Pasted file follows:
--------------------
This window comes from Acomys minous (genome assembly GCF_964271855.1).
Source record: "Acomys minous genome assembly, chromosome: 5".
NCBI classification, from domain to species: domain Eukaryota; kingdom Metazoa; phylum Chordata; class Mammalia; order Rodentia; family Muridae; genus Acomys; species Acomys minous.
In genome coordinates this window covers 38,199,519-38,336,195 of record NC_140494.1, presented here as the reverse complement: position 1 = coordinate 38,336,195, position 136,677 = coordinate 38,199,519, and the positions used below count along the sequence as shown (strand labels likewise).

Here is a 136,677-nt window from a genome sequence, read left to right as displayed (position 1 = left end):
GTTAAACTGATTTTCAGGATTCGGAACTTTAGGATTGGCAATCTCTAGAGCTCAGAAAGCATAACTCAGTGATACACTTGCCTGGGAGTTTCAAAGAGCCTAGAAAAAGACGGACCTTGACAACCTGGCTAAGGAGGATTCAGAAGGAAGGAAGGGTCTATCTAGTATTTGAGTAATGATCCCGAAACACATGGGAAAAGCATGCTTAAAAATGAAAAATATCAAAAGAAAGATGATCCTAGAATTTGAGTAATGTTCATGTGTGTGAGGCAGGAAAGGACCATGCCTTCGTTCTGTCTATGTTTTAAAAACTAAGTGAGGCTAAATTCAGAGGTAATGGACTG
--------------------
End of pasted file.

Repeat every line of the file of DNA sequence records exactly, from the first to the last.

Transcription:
This window comes from Acomys minous (genome assembly GCF_964271855.1).
Source record: "Acomys minous genome assembly, chromosome: 5".
NCBI classification, from domain to species: domain Eukaryota; kingdom Metazoa; phylum Chordata; class Mammalia; order Rodentia; family Muridae; genus Acomys; species Acomys minous.
In genome coordinates this window covers 38,199,519-38,336,195 of record NC_140494.1, presented here as the reverse complement: position 1 = coordinate 38,336,195, position 136,677 = coordinate 38,199,519, and the positions used below count along the sequence as shown (strand labels likewise).

Here is a 136,677-nt window from a genome sequence, read left to right as displayed (position 1 = left end):
GTTAAACTGATTTTCAGGATTCGGAACTTTAGGATTGGCAATCTCTAGAGCTCAGAAAGCATAACTCAGTGATACACTTGCCTGGGAGTTTCAAAGAGCCTAGAAAAAGACGGACCTTGACAACCTGGCTAAGGAGGATTCAGAAGGAAGGAAGGGTCTATCTAGTATTTGAGTAATGATCCCGAAACACATGGGAAAAGCATGCTTAAAAATGAAAAATATCAAAAGAAAGATGATCCTAGAATTTGAGTAATGTTCATGTGTGTGAGGCAGGAAAGGACCATGCCTTCGTTCTGTCTATGTTTTAAAAACTAAGTGAGGCTAAATTCAGAGGTAATGGACTG